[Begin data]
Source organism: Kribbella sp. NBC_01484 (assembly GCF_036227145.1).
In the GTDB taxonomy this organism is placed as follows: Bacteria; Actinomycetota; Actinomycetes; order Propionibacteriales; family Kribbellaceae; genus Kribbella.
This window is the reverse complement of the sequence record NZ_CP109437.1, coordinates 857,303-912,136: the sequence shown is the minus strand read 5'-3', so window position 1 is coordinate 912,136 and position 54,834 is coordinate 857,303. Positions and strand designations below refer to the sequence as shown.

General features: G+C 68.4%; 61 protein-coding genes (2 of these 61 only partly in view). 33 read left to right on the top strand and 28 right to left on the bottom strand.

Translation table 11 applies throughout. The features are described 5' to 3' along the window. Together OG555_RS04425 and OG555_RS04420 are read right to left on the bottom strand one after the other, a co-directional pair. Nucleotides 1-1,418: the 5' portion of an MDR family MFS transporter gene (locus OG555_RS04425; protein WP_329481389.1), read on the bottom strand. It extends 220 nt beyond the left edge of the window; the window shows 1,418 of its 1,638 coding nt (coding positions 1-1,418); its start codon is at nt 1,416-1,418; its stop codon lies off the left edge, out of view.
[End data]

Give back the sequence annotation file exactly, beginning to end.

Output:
Source organism: Kribbella sp. NBC_01484 (assembly GCF_036227145.1).
In the GTDB taxonomy this organism is placed as follows: Bacteria; Actinomycetota; Actinomycetes; order Propionibacteriales; family Kribbellaceae; genus Kribbella.
This window is the reverse complement of the sequence record NZ_CP109437.1, coordinates 857,303-912,136: the sequence shown is the minus strand read 5'-3', so window position 1 is coordinate 912,136 and position 54,834 is coordinate 857,303. Positions and strand designations below refer to the sequence as shown.

General features: G+C 68.4%; 61 protein-coding genes (2 of these 61 only partly in view). 33 read left to right on the top strand and 28 right to left on the bottom strand.

Translation table 11 applies throughout. The features are described 5' to 3' along the window. Together OG555_RS04425 and OG555_RS04420 are read right to left on the bottom strand one after the other, a co-directional pair. Nucleotides 1-1,418: the 5' portion of an MDR family MFS transporter gene (locus OG555_RS04425; protein WP_329481389.1), read on the bottom strand. It extends 220 nt beyond the left edge of the window; the window shows 1,418 of its 1,638 coding nt (coding positions 1-1,418); its start codon is at nt 1,416-1,418; its stop codon lies off the left edge, out of view.